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When it comes to winter comfort food, nothing beats something braised. During cooking, the heat from the stove warms the house, while the aromas tantalize the appetite. At the table, the unctuousness of the meat and the sensuousness of the sauce caress the palate. And if you’re lucky enough, or had the foresight to double the recipe, you have the leftovers, which more often than not are even better than when you first enjoyed the dish.

Last weekend, I found some great looking locally sourced, farm-raised pork shanks, each about a pound, at my butcher in Chelsea Market, Dickson’s.

Tied pork shanks

Tied pork shanks

When I got back home, I looked through my files and found a recipe from Williams-Sonoma for a classic braise with broth, wine, and aromatics complemented by cooked white beans.

The success of this dish depends a lot on thoroughly browning the shanks to develop deep meaty flavors. Finely dicing the onions, carrots, and celery makes for a richly textured sauce. My only variation from the recipe was using whole, rather than chopped, fresh thyme and removing the springs before finishing the sauce. I also used a smaller quantity of beans than called for.

Braised Pork Shanks with White Beans Adapted from Williams-Sonoma

The prepped ingredients

The prepped ingredients

4 fresh pork shanks, well-tied, each 1 1/2 to 2 lb.
Salt and freshly ground pepper, to taste
1/4 cup all-purpose flour
1/4 cup olive oil
2 yellow onions, cut into 1/4-inch dice
2 celery stalks, cut into 1/4-inch dice
2 carrots, peeled and cut into 1/4-inch dice
4 garlic cloves, minced
2 Tbs. tomato paste (I recommend the imported concentrated tomato paste from a tube.)
1/4 cup chopped fresh flat-leaf parsley, plus more for garnish
2 Tbs. chopped fresh thyme (I prefer to use the whole springs and remove then after cooking.)
3 cups low-sodium chicken broth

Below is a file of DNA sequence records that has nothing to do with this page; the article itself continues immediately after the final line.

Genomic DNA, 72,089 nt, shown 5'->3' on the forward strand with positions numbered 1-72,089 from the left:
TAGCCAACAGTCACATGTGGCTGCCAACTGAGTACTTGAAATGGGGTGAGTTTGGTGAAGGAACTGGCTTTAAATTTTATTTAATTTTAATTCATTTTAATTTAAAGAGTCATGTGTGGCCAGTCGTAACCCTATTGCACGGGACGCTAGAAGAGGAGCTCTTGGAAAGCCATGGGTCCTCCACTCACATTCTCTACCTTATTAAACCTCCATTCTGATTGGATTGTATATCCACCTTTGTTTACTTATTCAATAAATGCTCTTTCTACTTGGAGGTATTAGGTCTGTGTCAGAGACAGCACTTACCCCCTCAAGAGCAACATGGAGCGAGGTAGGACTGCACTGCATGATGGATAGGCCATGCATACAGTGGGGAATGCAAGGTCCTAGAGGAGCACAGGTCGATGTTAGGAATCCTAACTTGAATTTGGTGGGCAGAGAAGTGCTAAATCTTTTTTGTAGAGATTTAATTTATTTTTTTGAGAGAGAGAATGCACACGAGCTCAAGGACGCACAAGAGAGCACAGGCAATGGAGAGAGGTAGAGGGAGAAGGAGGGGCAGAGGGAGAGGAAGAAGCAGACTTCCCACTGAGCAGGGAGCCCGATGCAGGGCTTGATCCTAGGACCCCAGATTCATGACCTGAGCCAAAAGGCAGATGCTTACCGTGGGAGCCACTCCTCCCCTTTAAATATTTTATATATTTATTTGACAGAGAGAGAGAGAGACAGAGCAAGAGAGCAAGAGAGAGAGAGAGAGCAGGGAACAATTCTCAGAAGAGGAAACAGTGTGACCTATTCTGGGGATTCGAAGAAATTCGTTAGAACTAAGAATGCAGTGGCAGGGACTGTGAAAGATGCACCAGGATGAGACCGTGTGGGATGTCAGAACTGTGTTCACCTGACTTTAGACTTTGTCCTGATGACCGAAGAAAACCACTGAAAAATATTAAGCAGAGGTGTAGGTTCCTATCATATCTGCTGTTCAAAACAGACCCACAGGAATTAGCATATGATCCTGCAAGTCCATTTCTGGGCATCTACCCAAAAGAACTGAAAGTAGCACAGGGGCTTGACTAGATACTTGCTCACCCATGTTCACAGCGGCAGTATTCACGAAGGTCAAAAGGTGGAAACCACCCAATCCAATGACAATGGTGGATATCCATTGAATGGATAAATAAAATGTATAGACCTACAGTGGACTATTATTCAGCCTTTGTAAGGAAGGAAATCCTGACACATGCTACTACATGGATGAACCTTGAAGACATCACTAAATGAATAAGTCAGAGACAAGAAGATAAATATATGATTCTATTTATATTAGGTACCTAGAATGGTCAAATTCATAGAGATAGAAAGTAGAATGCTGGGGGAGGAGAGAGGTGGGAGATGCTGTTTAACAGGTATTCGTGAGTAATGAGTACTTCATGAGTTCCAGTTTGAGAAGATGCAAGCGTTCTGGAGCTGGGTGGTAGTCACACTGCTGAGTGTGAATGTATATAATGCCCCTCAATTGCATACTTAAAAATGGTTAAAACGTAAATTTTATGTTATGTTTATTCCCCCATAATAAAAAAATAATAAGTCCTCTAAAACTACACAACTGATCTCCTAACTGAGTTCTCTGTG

1 cup dry white wine
4 cups cooked cannellini beans (I recommend starting with 2 cups, and adding more to your taste.)

Directions:
Preheat an oven to 375°F.

Season the pork shanks with salt and pepper. Dredge the shanks in the flour, shaking off the excess. (I’m rather liberal with my salt and pepper.)

In a large braiser (enameled cast iron works best) over medium-high heat, warm the olive oil until just smoking. Add the shanks and brown on all sides, 10 to 12 minutes total. Transfer to a plate. (Take the time to brown the shanks well.)

The browned shanks

The browned shanks

Add the onions, celery and carrots to the pan and cook, stirring occasionally, until tender, 8 to 10 minutes.

The aromatics cooking

The aromatics cooking

Add the tomato paste and allow to toast for about a minute. (The original recipe adds the tomato paste along with he garlic and thyme and does not call for toasting.)

Toasting the tomato paste

Toasting the tomato paste

Add the garlic, the 1/4 cup parsley and the thyme and cook for 1 minute. Stir in the broth and wine and bring the mixture to a boil.

The garlic and thyme

The garlic and thyme

Return the shanks to the pan, cover and transfer to the oven. Cook, turning the shanks once about half way through, until the meat is fork-tender and almost falls off the bone, 2 1/2 to 3 hours. Transfer the shanks to a platter and cover loosely with aluminum foil. (The original recipe says to turn the shanks occasionally; I think once is enough.)

The finished shanks

The finished shanks

Skim the fat off the braising liquid, set the pan over medium-high heat and bring to a boil. Simmer until the liquid is thickened, 15 to 20 minutes. Stir in the cooked beans, mashing some of them into the sauce.

Beans added to the sauce

Beans added to the sauce

 

Garnish the shanks with parsley and serve immediately with the beans and braising juices. Serves 4.

Wine Pairing: Cotes du Rhone, Syrah

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